Remembering my spiritual father, by Ric Hudgens

Ric Hudgens Reflects on a mentor's impact on his own faith development: "Oddly I didn't know that I had any faith in Jesus! But John always talked to me as if Jesus had already claimed me and that we were both working on finding out why. Over time I somehow began to agree with him." ...

Rev. John Francis Kovalcik

On August 23 my spiritual father Rev. John Francis Kovalcik (1943-2012) died in a hospice in Arkansas. He was an ordained United Methodist minister in Eureka Springs where he had lived and pastored for the past thirty years. His wife Anne (married forty-three years) and his son Andrew still live there. His youngest son Timothy is a history professor at Millikin University in Decatur, Illinois.


When I was 19 years old John became the pastor of the small Methodist church in our southern Illinois town. As his name indicated John was raised Catholic. He never lost the passion of a convert or his continual frustration with the ecclesiastical hierarchy. The Methodists moved their clergy to new congregations every two or three years and John was being relocated further and further to the margins of the conference. He was now in a rural backwater with a congregation of about 75 (on Easter and Christmas anyway).


My family was not Methodist, but John had started a youth group at the Methodist Church and my sister was participating in it. I was two years out of high school, still living with my parents, and working on the night crew at the local IGA Supermarket 10 miles away.


I was a lost soul.


I would stop by the Methodist Church on Sunday nights to give my sister a ride home from the youth group. After a few Sundays John noticed me and asked my name and what I did with my time. I told him the truth. "Not much."


A few days later I got a phone call from him. "I have to go pick up some supplies for youth group this week. If you're not busy, maybe you'd like to come along."


Why not?


And so began a strange sort of stealth discipleship as John went to the places and did the things that pastors do - and invited me to go along. We did hospital visitation. We sat together as the only two men in the midweek Wednesday morning women's Bible Study. I often ate supper at his house with his wife and two kids. We played golf together on Mondays. We talked about his sermon preparation each week. He prayed a lot and I listened. He gave me books to read and cassette tapes to listen to. He told me stories about Martin Luther King, Howard Thurman, and James Lawson. He took me to revivals in black churches.


I had never known a pastor up close and personal. John was not an impressive man. He was neither handsome, the smartest person I had ever met, or in any way fashionable or cool.


What he was was a curiosity. He was a man on a mission. He felt called. His life was about more than just a house, a car, and a pension. I had never met anyone like him. He asked me questions I had never before thought about such as what was I going to do with my life, and what about God, and how was I going to live out my faith in Jesus.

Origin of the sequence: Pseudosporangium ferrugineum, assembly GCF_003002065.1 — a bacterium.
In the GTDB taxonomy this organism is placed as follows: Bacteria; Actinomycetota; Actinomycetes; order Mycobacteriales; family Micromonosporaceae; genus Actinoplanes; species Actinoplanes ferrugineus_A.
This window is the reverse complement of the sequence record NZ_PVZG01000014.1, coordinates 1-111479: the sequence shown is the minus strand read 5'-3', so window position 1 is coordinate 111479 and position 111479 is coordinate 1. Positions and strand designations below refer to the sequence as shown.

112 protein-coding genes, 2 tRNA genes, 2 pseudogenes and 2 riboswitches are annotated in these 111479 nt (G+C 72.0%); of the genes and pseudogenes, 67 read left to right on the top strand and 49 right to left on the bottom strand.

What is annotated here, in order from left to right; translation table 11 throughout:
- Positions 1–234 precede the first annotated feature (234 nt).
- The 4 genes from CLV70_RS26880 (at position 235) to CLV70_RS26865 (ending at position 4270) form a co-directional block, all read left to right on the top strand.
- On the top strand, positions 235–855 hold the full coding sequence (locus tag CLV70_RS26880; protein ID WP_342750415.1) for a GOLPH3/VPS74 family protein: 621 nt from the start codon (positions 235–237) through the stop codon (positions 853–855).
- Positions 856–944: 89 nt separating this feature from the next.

Oddly I didn't know that I had any faith in Jesus! But John always talked to me as if Jesus had already claimed me and that we were both working on finding out why. Over time I somehow began to agree with him.


My "real conversion" according to some happened after John was transferred to another small rural Methodist church many miles away. Without his almost daily presence I found that the faith I was acting like I had wasn't very deeply rooted. I finally escaped my rural captivity and ran off to California hoping I could leave it all behind. But a charismatic pastor sat with me one day in Los Angeles, laid hands on my head and prayed in tongues that God would save my soul.


Whatever happened that day was decisive.


Three years was all I spent with John. Three years. Just like the disciples with Jesus I guess.


John moved to Eureka Springs and started a retreat center. He started a summer camp for kids.

He and his wife opened a Christian bookstore. He kept witnessing to people and bringing people into the kingdom. There will be two memorials for him, one in Arkansas and another in Illinois, where stories like mine will be multiplied many times over.


Three years doesn't seem long enough to accomplish much, but it was long enough for me.


"Redeem the time" wrote the Apostle Paul.


John Francis Kovalcik was a good and faithful servant who truly redeemed his time.


Glory to God.


-- Ric Hudgens is an ordained Mennonite pastor who has lived at Reba Place in Evanston, Illinois for the last twenty-two years. He is Pastor-in-Residence at Second Baptist Church (Progressive National Bapist Convention) which is celebrating its 130th year as Evanston's oldest African-American congregation. A lovely obituary for Rev. Kovalcik can be found at Carroll County (Arkansas) News: